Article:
Special in so many ways, Snow Tweet is a Snow Baby, or Snow Kinder, a Christmas decoration that has been around since 1905. As Wikipedia explains the original Snow Babies were "involved in some aspect of the Christmas holidays or of winter sports. The traditional snow baby is made of unglazed porcelain (bisque) and shows a child dressed in a snowsuit; the suit itself is covered in small pieces of crushed bisque, giving the appearance of fallen snowflakes." Inge-Glas replicates the porcelain figures in their Snow Kinder (Kinder is the German word for "child") glass ornaments, creating a fuzzy, snow-crystal like finish on these fun, active little children.
Snow Tweet carries a red bird, or Northern Cardinal, made of wood by the Ulbricht studios in Germany. The Northern Cardinal is long beloved as a symbol of Christmas cheer and is considered America's "Christmas bird."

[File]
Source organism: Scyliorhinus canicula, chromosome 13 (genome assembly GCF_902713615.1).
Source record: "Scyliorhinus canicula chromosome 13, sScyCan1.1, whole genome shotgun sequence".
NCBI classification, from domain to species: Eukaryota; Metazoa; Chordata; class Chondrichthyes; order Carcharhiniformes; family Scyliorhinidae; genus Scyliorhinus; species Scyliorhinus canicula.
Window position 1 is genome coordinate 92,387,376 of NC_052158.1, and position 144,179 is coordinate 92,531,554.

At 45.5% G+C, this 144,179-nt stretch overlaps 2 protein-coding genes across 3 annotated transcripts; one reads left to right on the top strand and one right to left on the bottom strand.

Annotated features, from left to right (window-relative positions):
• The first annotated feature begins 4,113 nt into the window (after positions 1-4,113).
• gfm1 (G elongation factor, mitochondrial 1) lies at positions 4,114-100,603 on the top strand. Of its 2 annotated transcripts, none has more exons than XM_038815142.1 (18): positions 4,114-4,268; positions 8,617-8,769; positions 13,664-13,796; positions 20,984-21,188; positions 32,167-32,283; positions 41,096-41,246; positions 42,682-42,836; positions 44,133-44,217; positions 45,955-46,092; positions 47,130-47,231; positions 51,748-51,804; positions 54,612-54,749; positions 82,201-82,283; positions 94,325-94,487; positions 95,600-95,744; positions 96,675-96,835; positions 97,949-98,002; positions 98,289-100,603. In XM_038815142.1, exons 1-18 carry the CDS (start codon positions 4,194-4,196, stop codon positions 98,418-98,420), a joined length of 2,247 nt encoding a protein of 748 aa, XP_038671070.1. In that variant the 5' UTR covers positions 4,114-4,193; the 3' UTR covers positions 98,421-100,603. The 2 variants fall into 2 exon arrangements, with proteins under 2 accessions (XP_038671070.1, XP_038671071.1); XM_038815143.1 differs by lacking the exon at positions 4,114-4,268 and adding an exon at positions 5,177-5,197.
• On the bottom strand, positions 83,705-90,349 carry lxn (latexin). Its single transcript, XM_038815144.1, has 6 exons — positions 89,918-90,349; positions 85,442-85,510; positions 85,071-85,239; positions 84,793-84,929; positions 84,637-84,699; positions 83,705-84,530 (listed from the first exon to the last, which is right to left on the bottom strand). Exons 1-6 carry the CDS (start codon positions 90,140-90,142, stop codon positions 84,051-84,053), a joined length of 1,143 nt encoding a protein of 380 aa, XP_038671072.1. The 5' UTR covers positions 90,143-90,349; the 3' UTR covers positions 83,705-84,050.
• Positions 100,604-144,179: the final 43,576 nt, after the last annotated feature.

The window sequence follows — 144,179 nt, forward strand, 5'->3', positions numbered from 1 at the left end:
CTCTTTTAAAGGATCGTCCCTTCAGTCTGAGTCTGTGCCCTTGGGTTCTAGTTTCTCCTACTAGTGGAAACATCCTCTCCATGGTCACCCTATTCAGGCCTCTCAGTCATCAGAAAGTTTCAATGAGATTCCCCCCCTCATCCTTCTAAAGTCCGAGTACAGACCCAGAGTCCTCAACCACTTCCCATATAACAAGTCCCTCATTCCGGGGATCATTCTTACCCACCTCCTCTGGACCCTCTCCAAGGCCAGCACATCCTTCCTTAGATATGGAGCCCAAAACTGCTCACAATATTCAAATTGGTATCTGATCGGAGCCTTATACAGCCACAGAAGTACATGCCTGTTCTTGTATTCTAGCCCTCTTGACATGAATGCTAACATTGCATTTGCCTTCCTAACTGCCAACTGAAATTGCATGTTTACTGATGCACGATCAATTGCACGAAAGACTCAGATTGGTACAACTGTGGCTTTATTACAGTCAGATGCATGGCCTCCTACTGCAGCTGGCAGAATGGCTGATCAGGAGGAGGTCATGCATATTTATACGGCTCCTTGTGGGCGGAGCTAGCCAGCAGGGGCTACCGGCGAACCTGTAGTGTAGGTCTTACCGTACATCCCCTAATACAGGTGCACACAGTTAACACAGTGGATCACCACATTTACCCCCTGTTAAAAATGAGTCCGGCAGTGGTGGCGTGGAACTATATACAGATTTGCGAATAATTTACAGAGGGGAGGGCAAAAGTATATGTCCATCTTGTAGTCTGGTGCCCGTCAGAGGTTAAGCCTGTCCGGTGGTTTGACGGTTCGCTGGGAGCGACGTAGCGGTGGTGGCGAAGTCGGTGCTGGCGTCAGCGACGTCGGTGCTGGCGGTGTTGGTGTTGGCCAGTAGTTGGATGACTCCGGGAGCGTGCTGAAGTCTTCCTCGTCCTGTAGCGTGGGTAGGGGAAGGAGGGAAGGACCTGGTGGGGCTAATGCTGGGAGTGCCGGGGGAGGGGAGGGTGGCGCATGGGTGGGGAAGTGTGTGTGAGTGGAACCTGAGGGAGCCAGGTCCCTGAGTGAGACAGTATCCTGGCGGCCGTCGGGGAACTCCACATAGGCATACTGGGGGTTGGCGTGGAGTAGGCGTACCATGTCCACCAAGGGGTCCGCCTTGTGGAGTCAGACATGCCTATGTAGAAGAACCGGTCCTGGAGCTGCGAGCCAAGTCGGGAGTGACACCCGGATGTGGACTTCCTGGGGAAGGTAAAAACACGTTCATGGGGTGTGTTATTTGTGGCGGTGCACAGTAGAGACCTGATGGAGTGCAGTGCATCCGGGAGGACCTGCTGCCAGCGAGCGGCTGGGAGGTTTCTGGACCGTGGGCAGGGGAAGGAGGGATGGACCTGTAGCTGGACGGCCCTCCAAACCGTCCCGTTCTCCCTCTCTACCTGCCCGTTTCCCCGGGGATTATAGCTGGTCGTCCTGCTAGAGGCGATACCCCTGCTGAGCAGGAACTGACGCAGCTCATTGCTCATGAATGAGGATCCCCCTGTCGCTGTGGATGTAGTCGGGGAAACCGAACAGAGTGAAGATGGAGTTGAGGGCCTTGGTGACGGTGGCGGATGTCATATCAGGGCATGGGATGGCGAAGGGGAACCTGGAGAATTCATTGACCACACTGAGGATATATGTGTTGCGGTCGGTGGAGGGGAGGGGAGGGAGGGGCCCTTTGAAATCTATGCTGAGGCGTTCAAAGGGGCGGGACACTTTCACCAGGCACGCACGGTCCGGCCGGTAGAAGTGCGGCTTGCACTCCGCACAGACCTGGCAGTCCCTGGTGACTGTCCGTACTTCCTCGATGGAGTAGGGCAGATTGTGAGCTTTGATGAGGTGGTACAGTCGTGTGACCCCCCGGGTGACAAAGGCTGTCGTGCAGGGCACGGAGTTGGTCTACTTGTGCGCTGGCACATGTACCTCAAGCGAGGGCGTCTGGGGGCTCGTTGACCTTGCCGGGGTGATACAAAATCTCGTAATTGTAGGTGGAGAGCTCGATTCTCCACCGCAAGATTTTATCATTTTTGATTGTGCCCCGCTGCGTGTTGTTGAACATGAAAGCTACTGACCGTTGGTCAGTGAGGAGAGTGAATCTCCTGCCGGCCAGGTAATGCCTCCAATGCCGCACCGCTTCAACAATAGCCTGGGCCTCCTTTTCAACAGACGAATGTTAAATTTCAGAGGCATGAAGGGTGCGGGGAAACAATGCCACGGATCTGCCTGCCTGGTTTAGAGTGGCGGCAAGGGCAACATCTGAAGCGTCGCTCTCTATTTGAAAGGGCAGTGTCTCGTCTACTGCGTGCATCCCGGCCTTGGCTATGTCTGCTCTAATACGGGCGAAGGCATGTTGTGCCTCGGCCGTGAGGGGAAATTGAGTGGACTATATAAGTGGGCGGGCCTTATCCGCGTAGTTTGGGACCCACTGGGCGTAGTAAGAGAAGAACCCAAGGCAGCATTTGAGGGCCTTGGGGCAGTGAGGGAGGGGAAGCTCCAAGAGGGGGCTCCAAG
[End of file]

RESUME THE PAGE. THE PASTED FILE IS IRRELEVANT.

My Growing Traditions offers an Inge-Glas Northern Cardinal
and we carry several Christian Ulbricht Christmas birds - a Cardinal on a bird feeder
and two simple little Ulbricht birds, which are not all red, but which are ever so much fun. One is 1-1/2" tall
and the other is 1/2" high
New for 2013, Nestled Contentment (Inge-Glas no. 1-004-13, 3" tall) is a Limited Edition of 999 pieces, with Presentation Box. Each piece is hand-numbered.
We love Inge-Glas' bird ornaments - and they are renowned for them - but we do admit, that the two new ones this year (see also the Resting Waterfowl) each with an elegant bird sitting on its nest, and with the nests made of natural materials, are very special.
Nestled Contentment will, without a doubt, become a Collector's piece.
New for 2013 is Inge-Glas' Red-Headed Woodpecker Christmas ornament. Inge Glas No. 1-094-13. 5-3/4" tall.